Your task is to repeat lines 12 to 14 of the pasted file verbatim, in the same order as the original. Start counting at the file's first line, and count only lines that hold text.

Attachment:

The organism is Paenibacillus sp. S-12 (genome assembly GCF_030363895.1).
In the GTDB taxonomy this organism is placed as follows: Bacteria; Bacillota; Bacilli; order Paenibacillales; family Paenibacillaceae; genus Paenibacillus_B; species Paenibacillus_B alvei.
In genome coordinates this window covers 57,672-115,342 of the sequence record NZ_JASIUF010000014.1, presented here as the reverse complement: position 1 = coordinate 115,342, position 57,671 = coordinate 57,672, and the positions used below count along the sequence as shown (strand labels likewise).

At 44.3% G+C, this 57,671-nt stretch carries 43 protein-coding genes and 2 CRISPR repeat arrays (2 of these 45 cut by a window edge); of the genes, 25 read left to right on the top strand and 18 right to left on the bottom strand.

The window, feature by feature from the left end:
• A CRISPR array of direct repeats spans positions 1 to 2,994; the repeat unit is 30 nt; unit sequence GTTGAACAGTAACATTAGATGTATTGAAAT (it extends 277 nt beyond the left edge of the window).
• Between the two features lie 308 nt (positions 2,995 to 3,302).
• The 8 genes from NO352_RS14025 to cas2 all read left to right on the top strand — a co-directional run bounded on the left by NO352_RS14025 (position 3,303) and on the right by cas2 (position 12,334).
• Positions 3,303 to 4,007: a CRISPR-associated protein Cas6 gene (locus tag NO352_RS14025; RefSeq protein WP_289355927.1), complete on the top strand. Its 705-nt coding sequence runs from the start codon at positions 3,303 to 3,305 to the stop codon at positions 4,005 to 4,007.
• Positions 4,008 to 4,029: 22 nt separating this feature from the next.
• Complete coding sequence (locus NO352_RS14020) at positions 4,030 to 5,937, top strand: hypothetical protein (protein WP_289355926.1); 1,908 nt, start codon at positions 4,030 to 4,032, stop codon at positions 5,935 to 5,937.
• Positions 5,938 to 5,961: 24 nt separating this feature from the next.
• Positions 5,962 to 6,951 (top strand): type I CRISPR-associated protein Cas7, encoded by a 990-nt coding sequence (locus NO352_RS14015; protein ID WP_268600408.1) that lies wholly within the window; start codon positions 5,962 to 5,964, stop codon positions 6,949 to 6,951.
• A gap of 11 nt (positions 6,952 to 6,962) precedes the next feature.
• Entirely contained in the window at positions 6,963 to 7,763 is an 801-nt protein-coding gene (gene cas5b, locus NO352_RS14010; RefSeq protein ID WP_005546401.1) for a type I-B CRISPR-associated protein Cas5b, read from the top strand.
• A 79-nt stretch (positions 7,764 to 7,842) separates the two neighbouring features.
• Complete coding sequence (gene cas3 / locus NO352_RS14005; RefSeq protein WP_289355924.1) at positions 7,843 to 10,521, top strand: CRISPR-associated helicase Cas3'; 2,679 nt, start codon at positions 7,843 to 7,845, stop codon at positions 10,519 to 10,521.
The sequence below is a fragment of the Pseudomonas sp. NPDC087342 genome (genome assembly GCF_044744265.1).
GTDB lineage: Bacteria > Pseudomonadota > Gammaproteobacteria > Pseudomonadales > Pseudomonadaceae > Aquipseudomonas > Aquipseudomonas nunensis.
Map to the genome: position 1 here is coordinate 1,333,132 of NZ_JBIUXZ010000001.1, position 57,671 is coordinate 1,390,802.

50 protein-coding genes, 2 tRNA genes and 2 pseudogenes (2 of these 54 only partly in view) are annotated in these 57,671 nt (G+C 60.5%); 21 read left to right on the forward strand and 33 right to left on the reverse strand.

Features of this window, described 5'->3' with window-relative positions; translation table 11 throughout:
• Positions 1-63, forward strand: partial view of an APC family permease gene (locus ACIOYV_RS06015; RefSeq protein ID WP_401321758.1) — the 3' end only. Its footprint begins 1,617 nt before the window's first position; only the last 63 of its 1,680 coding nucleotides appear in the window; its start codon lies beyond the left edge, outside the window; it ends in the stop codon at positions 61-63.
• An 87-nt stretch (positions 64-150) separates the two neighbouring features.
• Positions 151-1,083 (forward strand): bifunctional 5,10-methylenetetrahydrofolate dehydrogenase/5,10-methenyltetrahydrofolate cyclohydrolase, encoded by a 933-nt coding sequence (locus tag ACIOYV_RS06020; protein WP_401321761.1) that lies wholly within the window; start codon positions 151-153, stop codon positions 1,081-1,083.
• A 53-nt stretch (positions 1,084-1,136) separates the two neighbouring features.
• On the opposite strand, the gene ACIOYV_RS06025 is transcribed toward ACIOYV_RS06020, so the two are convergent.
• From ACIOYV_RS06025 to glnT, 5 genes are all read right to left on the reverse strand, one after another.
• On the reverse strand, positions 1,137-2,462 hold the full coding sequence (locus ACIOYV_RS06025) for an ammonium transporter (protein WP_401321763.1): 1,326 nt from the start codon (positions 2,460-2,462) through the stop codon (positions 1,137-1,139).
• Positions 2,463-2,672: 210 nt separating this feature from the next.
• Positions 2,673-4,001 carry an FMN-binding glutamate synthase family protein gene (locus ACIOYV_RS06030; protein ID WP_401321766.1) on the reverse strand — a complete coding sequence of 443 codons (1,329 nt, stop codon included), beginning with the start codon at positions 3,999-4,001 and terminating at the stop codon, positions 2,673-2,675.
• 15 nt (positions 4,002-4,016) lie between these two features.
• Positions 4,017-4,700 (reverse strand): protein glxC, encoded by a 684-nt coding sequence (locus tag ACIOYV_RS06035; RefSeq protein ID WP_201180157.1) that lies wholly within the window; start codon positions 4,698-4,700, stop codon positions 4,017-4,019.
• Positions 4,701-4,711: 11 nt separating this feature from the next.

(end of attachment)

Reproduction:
• Positions 5,938 to 5,961: 24 nt separating this feature from the next.
• Positions 5,962 to 6,951 (top strand): type I CRISPR-associated protein Cas7, encoded by a 990-nt coding sequence (locus NO352_RS14015; protein ID WP_268600408.1) that lies wholly within the window; start codon positions 5,962 to 5,964, stop codon positions 6,949 to 6,951.
• A gap of 11 nt (positions 6,952 to 6,962) precedes the next feature.